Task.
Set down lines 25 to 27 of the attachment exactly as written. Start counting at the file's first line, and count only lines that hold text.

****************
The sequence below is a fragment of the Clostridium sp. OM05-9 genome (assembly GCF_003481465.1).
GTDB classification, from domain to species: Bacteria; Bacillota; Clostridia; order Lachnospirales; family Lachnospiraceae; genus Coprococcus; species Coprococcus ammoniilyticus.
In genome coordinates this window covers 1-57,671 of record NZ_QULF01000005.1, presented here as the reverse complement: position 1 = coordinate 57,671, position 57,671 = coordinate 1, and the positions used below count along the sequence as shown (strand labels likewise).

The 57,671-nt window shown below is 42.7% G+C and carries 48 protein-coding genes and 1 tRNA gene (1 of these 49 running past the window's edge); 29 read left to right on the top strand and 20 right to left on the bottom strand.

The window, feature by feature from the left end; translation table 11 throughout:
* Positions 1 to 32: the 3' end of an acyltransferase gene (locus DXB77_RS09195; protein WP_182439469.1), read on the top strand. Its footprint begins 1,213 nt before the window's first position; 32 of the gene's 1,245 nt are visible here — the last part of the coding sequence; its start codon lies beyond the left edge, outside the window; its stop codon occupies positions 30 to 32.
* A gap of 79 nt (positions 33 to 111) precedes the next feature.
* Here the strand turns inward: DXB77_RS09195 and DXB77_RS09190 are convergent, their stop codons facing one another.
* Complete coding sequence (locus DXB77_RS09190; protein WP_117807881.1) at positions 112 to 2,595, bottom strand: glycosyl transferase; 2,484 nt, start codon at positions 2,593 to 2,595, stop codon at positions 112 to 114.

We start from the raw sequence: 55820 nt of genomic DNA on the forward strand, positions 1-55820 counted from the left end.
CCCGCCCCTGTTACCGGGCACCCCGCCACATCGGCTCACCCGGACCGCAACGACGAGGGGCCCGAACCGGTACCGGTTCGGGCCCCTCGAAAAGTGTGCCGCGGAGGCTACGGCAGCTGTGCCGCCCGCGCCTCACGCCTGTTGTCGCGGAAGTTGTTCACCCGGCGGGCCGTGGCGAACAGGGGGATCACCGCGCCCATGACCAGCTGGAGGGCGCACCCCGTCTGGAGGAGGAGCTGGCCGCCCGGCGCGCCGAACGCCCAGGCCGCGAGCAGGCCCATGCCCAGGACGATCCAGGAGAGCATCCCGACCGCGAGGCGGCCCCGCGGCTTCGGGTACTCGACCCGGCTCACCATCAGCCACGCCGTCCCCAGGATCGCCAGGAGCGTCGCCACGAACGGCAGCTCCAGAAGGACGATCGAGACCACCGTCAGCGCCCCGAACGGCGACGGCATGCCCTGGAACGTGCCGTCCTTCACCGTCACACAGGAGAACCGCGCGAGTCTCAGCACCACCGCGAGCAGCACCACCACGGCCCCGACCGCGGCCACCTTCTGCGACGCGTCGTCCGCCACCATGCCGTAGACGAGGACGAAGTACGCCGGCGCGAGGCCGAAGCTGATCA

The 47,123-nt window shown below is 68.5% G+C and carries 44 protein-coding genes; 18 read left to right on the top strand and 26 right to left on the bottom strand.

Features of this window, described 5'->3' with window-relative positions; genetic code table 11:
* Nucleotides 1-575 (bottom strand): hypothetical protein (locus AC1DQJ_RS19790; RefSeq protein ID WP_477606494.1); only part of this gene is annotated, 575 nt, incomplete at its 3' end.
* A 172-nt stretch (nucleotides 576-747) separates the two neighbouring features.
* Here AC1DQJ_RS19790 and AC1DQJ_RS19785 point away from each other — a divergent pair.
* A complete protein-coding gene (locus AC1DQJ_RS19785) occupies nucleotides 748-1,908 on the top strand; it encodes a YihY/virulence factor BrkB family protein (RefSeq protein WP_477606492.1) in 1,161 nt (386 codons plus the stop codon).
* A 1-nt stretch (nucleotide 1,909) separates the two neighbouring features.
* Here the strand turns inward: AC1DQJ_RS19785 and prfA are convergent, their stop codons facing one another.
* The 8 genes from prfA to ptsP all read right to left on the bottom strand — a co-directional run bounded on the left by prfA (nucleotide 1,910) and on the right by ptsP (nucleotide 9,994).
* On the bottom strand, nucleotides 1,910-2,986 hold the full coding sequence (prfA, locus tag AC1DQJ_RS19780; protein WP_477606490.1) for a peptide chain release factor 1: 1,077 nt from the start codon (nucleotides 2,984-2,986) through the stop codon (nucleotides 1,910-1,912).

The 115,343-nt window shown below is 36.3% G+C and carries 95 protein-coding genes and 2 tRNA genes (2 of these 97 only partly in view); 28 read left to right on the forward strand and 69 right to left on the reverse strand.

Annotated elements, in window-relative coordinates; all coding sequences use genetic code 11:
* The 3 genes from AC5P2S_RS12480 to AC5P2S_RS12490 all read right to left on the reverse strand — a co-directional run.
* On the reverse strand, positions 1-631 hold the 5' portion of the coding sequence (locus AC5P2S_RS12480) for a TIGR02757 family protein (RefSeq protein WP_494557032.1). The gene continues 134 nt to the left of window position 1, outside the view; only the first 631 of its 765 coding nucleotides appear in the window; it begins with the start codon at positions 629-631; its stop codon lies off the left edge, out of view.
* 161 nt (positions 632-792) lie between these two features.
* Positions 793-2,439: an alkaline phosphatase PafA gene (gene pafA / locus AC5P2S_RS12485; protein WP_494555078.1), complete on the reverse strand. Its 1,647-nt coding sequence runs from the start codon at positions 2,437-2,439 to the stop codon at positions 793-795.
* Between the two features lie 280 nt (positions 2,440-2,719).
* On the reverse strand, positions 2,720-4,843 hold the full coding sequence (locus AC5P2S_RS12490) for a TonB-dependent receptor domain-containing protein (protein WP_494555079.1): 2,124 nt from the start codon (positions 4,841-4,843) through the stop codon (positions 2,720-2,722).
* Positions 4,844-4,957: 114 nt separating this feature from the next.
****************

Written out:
* On the reverse strand, positions 1-631 hold the 5' portion of the coding sequence (locus AC5P2S_RS12480) for a TIGR02757 family protein (RefSeq protein WP_494557032.1). The gene continues 134 nt to the left of window position 1, outside the view; only the first 631 of its 765 coding nucleotides appear in the window; it begins with the start codon at positions 629-631; its stop codon lies off the left edge, out of view.
* 161 nt (positions 632-792) lie between these two features.
* Positions 793-2,439: an alkaline phosphatase PafA gene (gene pafA / locus AC5P2S_RS12485; protein WP_494555078.1), complete on the reverse strand. Its 1,647-nt coding sequence runs from the start codon at positions 2,437-2,439 to the stop codon at positions 793-795.